Prehistoric people in arctic Norway probably ate a lot of fish

Allan Krill

It's amazing that people managed to live in Alta a few thousand years ago. It's cold and dark in the winter: the sun sets on November 25, and doesn't rise again until January 17.

Because of the Gulf Stream, the seawater is relatively warm and the fjord never freezes over. The fjord is full of fish. Anthropologists know from fish bones found near prehistoric dwellings that people ate fish. But it's curious that the rock art of Alta rarely shows fish or fishing. I think that's because it was uninteresting to the artists. They were more interested in reindeer (and curiously, the rib bones of reindeer.)

To fish in the fjords of Norway today, one drops a line with a number of colorful or flashy hooks into the water (and a weight to make them sink) and then pulls up many fish at a time. 

When a fish gets caught and struggles, it attracts others who bite the other hooks. If prehistoric people used this technique, what did the weight and hooks look like, and why did the Alta artists not show that in their petroglyphs? Well, maybe they did. There is a type of image that has been widely discussed but never understood. Some think it was a ring of caught fish, a tent, or a necklace. I think it may have been a piece of fishing equipment.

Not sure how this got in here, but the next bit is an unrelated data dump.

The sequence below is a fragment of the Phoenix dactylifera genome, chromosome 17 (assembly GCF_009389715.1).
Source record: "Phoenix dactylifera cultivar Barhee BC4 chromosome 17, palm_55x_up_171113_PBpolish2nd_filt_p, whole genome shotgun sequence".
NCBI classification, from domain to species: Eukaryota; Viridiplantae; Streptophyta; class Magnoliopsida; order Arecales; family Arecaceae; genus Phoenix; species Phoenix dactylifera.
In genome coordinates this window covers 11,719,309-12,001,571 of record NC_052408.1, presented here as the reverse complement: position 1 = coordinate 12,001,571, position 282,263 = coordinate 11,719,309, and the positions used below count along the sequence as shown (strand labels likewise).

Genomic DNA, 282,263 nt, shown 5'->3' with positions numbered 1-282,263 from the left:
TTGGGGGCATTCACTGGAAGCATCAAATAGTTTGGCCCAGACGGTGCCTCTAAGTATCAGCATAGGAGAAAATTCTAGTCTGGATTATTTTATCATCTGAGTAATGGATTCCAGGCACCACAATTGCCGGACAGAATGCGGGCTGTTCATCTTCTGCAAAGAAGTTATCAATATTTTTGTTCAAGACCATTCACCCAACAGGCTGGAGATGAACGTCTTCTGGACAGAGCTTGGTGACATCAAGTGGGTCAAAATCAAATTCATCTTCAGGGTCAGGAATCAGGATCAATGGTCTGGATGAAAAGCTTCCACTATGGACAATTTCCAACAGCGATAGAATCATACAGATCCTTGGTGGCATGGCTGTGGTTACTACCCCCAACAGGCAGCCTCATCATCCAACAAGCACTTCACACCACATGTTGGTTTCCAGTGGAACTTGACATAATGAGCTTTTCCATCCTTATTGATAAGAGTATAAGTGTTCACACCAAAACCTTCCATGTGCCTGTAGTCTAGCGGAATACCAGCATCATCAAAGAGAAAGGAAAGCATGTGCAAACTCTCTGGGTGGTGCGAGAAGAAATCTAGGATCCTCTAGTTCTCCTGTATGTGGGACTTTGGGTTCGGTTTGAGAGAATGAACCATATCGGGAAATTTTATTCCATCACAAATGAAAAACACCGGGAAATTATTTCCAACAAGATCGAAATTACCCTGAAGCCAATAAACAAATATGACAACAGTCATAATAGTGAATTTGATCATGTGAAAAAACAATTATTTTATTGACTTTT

I suggest that they bent a long reindeer rib bone into a hoop, and tied it off at the top. It was the weight needed to sink the hooks. They attached some decorative stuff on the hoop, and a number of hooks hanging below it. This allowed them to catch many fish, like we do today.

There is in fact a petroglyph that shows a hoop hanging below a boat. That may have been their standard fishing technique. They used reindeer horn to make their fishhooks, and in this image there is a relationship between a reindeer and a fishing boat, with a hoop or wide fish hanging below it. T
here are no ribs shown on that reindeer, but two ribs are shown on the moose standing just behind it, so I am not ready to deep-six that hypothesis.

(Thanks to Don Hitchcock for posting so many detailed pictures of Alta petroglyphs.)